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Philosophical Meditations,

WITH

Divine Inferences, C.

HEN I behold the Glories of the Hea. venly Bodies, even those

of our Solar System, W

and consider the Beauty, Order, and Harmony thereof, and observe several Bodies

not visible to the naked Eye; as for Example, the Satellites of Saturn and Jupiter ; I must hence conclude these things to be the Product of infinite Wisdom and Power, and not the Effects of Inactivity and blind Chance, (of which more hereafter) but the Works of Intelligence, Foresight, and Contrivance; and of which we have sufficient Footsteps upon our own Globe to convince any reasonable Man

B

of,

of, who is not biass'd by Vice. But what are these Works of our System, in comparison of those of the whole Universe, which, as far as our Sight can reach, we find interspers’d with glorious Bodies, which in all Probability do all or most of them equal the Splendor of our Sun, and for ought we know (and as ’tis reasonable to believe) have the like Uses in being serviceable to concomitant Planets, which are revolving round them, as we, the Inhabitants upon this Globe, with our neighbouring Planets, do round our Sun, the Centre of our System? These things duly look'd into, one would think should be sufficient to silence all Atheism for ever; which indeed had never had any Entertainment in the World, had not Immorality, Vice, and Wickedness first caused Men to lose their Hopes of future Rewards; and that the Fears of future Punishments might not be an Allay to their sensual Pleasures, they would thence persuade themselves that there is no future Reckoning for them. How weak and foolish these Persuasions'are, and how dismal the Consequences will be, I shall endeavour to set forth in the following Discourse; in which I shall

, as agreeable to my Purpose, make use of several Topicks, and draw proper Conclusions from them.

First, I shall prove a necessary, eternal, self-existent, and independent Being, upon

which

which depends the Order of Nature, and from whom all things that ARE have receiv'd their Beings throughout the universal Space, whether animate or inanimate, material or spiritual.

Secondly, I shall consider the Nature of Eternity and infinite Space.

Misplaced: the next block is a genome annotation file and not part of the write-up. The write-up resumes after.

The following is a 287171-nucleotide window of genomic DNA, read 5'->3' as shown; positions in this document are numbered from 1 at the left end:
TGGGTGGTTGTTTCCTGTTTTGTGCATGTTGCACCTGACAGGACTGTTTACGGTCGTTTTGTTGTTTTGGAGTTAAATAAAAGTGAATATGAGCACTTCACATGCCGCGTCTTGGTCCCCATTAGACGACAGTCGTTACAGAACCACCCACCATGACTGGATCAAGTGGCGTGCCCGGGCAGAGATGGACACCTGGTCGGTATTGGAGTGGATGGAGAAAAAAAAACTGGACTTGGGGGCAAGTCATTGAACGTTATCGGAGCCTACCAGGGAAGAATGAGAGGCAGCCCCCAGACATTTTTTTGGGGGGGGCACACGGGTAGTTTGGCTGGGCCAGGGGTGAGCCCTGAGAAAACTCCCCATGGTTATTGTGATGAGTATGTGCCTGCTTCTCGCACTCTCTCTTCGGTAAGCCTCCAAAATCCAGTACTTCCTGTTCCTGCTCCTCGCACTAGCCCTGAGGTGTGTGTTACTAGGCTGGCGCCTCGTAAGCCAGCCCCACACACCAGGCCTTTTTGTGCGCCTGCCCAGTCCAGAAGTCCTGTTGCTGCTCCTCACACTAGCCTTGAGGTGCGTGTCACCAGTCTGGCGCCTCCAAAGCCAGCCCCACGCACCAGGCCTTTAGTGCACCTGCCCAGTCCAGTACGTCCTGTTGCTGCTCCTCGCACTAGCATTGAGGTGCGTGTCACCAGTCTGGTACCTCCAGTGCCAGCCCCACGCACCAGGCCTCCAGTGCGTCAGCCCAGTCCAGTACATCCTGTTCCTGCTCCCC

Thirdly, I shall enquire into the Nature of the Punishment of the Wicked, and give my Opinion of the Place of their Tor

ments.

Fourthly, I shall enquire into the Nature of the Creation of our Globe the Earth, and make some Remar

upon the Deluge: In all which I shall avoid the descanting upon such things as I have found before obfervid by other Authors, except where it is neceffary, or else to make some further Improvements;

and shall make Divine Inferences from every Particular, as they fall in Course.

Fifthly, I shall prove the Goodness of God in his Dealings with his Creatures he has. given Reason and Understanding to, particularly to us, having put it in our Power to be happy for ever in a future State, and having given us to that End all imaginable Encouragements and Advantages.

Sixthly, I shall prove the Christian Oeconomy to be the only true one now in the World.

And, Lastly, I fhall recommend Religion and Virtue to every one's Choice.

SECT.

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SECT. I.

Of a necesary, self-existent, inde

pendent and eternal Being.

HEN I form my Conceptions of WI

an Eternity past, I find it much easier to believe and conceive a necessary, selfexistent, independent, and eternal "Being, than to imagine any Beings produced out of the Gulf of Eternity by blind Chance; which, if allow'd of, must be a necessary Agent, which is a plain Contradiction in Terms; for that which is a necessary Agent must have a Power to act; and Chance acts not, but is consequent upon Action; therefore if any thing be acted, it must be by the Power of an Actor; or, in other Words, if any thing be made, it must have a Maker: And therefore, had there not been an infinitely wise and powerful, self-existent, independent and eternal Being, the whole universal Space must have continued in utter Darkness, without Matter or material Bodies interspers’d; such as the glorious Sun, Fixed Stars, and their concomitant Planets, with their various and numerous Inhabitants. But to go no further than our felves : That we find our selves in Being is undeniable, but how we came into Being we know not, nor

had

.

nal;

had we any Hand in procuring it, but were produced in Time; we must therefore receive our Beings from a Being that is eter

and our - Existence not being in our selves, we must therefore exist in a Being that is self-existent; and our Dependence not being upon our selves, we must therefore depend upon a Being that is independent : So that it is as absurd to deny the Being of a God, as it would be to deny our own Beings; since without a Creator, 'tis evident, there could have been no Creature. It is with very good Reason therefore that the Pfalmift calls that Man a Fool, who has said in his Heart, There is no God.

SECT. II.

Of the Nature of Eternity and in

finite Space.

NO

OW what Conceptions I can form

of this necessary Being, and his eternal Existence, is, that his Eternity is to him as Time present, or just now, is to us; for Eternity admits of no Measure or Progresfion, as Time does; for Time is itself a Creature produced out of Eternity ; so that let the Almighty begin his Creations at what

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Distance

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